Having an expensive holiday in a far-flung exotic location cut short because of fears of terrorism is a pretty frightening experience in itself, but is a lot less traumatic than being caught up in an actual bombing.
Fortunately for those British holidaymakers arriving safely back from the Kenyan resorts from which they were evacuated, it seems this time that advance intelligence was right and that the al-Shabab terror group was bent on further atrocities.
The fact that bombs have gone off in Nairobi, about 250 miles west of Mombasa, which was believed to be the main target, does not mean that the intelligence was wrong or that the evacuation was unnecessary. The source may well have been an informant who knew very little of al-Shabab’s plans, but passed on what he did know. This particular wave of terror may not yet be over, and the risk to Mombasa and surrounding areas may still be very real.
Disrupted holidays are, however, minor compared to the serious threat that Kenya faces. In pursuit of its grievances against Kenya and its anti-terrorist incursions into Somalia, the al-Qaeda affiliated al-Shabab group is doing serious harm to the country and its people.
It may well judge that publicity surrounding tourist evacuations, and the knock-on effect of deterring others from visiting and spending their money in Kenya, is as effective as exploding a bomb in a resort. It fulfils two of their ideological aims – removing westerners and what it regards as their corrupting influence from east Africa, and weakening the economy, and hence the government, of Kenya.
Poor Kenya. The heart aches for its people. Al-Shabab was responsible for the assault on a Nairobi shopping centre last year, killing 67 people. Earlier this month, bombs exploded on Nairobi buses, killing three and wounding more than 80. Kenyans are being killed and maimed, and if al-Shabab succeeds in making it a tourism no-go area, much of the country’s economic life-blood will be drained too.
Here, there is a question to be answered. Initial reports suggest that Kenyan authorities are affronted that the relevant intelligence was shared among the British, French, Australian, and American agencies, but not passed on to them. If so, they have a reason to be angry that intelligence which might have helped them protect their own citizens was not shared with them.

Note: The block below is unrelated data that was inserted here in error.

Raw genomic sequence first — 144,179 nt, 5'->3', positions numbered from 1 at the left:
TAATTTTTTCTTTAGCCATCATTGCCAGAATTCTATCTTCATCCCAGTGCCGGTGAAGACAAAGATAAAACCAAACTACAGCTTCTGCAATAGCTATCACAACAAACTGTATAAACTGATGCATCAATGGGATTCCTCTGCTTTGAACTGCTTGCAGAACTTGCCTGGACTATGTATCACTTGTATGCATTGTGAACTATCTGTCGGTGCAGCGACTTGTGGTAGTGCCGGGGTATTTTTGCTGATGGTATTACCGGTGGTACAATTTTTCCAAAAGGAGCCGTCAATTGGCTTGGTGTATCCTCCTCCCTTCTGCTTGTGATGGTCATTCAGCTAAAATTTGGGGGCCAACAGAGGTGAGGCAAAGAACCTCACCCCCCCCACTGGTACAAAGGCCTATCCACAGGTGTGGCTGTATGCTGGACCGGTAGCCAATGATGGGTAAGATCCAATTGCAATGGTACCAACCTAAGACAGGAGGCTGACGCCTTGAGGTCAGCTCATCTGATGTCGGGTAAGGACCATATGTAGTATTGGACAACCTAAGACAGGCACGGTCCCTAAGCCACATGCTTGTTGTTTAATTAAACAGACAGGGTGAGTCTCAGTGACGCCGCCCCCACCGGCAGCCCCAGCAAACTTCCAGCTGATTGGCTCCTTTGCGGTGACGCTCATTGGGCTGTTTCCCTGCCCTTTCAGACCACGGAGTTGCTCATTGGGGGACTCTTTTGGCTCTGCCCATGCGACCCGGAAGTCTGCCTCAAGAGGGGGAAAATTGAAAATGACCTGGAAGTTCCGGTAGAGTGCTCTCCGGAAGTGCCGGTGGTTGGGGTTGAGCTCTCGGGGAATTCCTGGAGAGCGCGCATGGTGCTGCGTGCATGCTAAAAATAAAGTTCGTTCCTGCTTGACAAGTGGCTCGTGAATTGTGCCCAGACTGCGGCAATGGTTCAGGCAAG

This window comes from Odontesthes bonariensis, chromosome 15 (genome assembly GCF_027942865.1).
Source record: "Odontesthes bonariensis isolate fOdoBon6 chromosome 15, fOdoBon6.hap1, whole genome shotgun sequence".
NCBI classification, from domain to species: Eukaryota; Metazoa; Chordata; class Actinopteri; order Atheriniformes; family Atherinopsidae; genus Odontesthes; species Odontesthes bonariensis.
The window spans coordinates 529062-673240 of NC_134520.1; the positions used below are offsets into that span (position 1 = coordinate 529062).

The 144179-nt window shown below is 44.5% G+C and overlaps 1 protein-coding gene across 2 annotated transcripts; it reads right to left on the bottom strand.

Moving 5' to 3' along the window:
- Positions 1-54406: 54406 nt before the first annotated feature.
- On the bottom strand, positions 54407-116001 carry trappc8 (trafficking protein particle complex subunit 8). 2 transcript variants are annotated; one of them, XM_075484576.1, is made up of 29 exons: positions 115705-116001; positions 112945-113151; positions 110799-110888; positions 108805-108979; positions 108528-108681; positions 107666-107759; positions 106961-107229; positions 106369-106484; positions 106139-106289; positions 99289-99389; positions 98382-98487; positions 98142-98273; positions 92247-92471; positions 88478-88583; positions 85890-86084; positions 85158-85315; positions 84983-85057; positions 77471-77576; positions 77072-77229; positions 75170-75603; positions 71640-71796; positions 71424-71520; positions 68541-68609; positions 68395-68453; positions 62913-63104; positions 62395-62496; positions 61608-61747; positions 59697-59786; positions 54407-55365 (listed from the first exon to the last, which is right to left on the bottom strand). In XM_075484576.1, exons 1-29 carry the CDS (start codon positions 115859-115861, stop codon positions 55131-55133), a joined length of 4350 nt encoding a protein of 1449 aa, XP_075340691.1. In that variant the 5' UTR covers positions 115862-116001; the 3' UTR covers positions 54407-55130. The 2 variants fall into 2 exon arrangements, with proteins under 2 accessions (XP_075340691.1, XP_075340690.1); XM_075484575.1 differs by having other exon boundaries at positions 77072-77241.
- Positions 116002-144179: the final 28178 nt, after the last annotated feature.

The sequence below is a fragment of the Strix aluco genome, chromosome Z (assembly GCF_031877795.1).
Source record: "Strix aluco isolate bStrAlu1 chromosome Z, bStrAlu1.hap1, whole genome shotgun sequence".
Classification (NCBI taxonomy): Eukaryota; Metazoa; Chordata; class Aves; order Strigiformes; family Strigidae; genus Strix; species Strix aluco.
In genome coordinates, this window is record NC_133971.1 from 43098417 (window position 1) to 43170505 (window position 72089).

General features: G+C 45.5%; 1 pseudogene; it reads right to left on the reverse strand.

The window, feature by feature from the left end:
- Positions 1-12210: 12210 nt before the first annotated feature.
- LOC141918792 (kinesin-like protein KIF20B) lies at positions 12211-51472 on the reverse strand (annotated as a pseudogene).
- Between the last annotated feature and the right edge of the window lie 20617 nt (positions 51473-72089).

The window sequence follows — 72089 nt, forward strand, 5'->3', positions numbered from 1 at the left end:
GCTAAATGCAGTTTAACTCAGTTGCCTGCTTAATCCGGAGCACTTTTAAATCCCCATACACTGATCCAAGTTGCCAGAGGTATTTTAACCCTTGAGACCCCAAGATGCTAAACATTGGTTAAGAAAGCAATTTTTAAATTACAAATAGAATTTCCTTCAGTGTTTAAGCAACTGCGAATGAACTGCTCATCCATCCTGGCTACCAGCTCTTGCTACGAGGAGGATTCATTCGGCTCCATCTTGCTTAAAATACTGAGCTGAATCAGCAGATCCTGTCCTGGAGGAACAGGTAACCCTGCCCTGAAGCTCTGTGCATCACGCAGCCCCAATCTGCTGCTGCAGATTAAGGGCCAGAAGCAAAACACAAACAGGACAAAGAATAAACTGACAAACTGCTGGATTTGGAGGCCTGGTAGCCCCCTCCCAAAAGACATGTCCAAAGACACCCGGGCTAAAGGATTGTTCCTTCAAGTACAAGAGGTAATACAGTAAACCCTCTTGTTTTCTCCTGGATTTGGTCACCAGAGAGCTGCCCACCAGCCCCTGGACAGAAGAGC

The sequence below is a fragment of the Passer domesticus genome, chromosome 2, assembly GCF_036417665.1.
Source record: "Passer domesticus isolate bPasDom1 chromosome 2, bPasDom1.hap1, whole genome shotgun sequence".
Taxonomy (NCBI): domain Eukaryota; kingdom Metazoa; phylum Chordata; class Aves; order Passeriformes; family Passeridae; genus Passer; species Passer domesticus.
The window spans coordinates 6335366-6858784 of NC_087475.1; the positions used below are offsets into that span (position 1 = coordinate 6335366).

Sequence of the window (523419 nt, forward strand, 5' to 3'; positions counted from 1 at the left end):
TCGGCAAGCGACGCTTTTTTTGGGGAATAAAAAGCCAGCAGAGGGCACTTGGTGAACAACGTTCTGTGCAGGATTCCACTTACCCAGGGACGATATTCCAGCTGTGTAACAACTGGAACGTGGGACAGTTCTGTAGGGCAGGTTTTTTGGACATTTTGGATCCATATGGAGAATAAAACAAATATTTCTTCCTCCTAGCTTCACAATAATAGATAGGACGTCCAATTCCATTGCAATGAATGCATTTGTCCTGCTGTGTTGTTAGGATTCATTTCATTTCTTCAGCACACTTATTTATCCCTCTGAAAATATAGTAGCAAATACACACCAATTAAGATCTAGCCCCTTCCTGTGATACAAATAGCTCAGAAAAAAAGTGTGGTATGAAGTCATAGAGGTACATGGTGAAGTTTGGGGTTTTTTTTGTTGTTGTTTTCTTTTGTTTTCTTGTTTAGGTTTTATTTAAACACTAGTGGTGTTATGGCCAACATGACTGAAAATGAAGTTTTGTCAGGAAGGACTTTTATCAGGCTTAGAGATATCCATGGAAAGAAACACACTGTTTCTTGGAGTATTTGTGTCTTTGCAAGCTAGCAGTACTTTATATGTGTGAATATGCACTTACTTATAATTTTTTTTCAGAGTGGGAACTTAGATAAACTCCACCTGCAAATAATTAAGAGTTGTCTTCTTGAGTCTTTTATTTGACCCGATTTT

There may be a reason for that, such as suspected infiltration of Kenyan security services. Nevertheless, defeating terrorism requires international co-operation, and while every government’s first duty is to their own people, what has happened here could easily be interpreted as meaning that western governments regard Kenyan lives as less important.
Such opinions should not be given succour. Only when Kenyans feel safe can visitors be safe. In helping to protect Kenyans, western governments are also safeguarding their own people.
Utilities must work to regain trust
The huge fine imposed on E.ON by Ofgem which will see it paying between £15 million and £20 million back to its customers for selling them energy supply contracts which turned out to be bad deals means, quite appallingly, that five out of Britain’s six major energy suppliers have now been penalised by the regulator over the past three years for mis-selling.
If the companies want to know why few customers trust them, Ofgem has now handed out millions of reasons. It is a shocking record, speaking of an industry completely lacking in integrity and seeking to squeeze as much money as possible out of people regardless of whether they can afford it or not.
Competition is supposed to reduce prices, not increase them. In this case, competition between the companies to gain customers seems to have had the perverse result of persuading people to switch supplier in the belief they would get a better deal, only for them to end up paying more.
In E.ON’s case, much of the problem appears to have been with its use of an agency sales force. While Ofgem believes that there was no orchestrated effort by the company’s management to mis-sell, it seems the sales agents were poorly briefed, failing to find out, for example, whether prospective customers were in debt or credit, probably because they were under pressure to meet customer recruitment targets.
The utilities have a lot to do to regain customer trust. Providing more transparency on bills and what people are paying for would be a start. And a concerted effort to show that they do respect customers and aim to treat them decently and honestly would help, too.